Honors Theses and Capstones

Date of Award

Spring 2021

Project Type

Senior Honors Thesis

College or School



Biomedical Science

Program or Major

Medical Laboratory Science

Degree Name

Bachelor of Science

First Advisor

Juan U. Rojo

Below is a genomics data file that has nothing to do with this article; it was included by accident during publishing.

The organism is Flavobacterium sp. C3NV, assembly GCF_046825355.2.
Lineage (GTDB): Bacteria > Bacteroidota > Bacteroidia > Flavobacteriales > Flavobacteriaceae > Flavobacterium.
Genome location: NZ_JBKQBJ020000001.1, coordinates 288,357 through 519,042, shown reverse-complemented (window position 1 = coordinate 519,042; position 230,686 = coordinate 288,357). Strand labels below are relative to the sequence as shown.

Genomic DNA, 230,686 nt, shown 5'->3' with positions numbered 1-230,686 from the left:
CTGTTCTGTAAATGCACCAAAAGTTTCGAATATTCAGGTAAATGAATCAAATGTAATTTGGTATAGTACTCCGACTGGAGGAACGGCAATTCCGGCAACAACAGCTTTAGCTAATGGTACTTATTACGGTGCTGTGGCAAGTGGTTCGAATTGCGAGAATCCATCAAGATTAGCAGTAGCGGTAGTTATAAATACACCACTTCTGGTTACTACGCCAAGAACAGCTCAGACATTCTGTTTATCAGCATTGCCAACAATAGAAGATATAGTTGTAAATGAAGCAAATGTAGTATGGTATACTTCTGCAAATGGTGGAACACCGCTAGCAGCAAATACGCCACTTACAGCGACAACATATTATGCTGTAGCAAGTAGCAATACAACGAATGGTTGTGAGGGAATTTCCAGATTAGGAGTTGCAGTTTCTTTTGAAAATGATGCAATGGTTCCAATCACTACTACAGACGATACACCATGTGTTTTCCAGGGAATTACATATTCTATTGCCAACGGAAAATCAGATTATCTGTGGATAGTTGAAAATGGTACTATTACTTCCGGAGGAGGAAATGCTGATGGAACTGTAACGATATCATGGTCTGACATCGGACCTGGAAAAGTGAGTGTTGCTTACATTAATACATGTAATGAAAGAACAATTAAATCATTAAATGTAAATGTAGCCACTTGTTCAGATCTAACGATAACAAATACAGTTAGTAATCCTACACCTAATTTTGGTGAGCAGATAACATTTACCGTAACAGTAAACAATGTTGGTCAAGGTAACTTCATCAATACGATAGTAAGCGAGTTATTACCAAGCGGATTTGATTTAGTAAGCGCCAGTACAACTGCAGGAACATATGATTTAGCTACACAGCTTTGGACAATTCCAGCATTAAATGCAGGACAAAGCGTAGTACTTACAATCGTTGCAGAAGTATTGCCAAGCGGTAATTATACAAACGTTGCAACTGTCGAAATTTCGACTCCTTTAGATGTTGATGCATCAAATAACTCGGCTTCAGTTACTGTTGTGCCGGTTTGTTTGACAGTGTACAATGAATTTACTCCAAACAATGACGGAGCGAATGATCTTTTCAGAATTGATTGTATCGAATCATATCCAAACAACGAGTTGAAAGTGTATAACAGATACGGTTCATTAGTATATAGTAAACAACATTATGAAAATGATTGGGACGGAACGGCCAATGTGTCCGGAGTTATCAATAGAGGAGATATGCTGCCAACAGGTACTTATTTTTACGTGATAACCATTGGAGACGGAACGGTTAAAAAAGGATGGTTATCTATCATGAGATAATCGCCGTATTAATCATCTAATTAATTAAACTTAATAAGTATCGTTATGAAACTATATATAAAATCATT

Opportunistic mycoses are caused by ubiquitous fungi that we encounter daily. This study identified the most common opportunistic fungi in a local area during the current winter season. A survey of fungi was conducted in the Portsmouth, New Hampshire region by taking environmental samples from both indoor and outdoor locations. The samples were then cultured and identified using colony morphology, microscopic characteristics, and biochemical testing. Despite the cold weather, the results showed that fungal species are still prevalent outdoors, with the most variation in single samples coming from areas with exposed soil and decaying vegetation, while less fungal presence was detected outdoors in more developed, high-traffic areas. Comparatively, specimens collected from indoor locations were less varied and more prevalent in “high-traffic” areas, such as offices, shower stalls, and refrigerators. Opportunistic fungal infections account for more than 75,000 hospitalizations and over 9 million outpatient visits in the United States annually.1 If looked at in conjunction with the increasing immunocompromised population in this country, opportunistic mycoses are projected to continue increasing as well. A survey of regional opportunistic fungi is important in establishing what species are present and could be helpful in identifying the causative agents of opportunistic mycoses that arise in that community.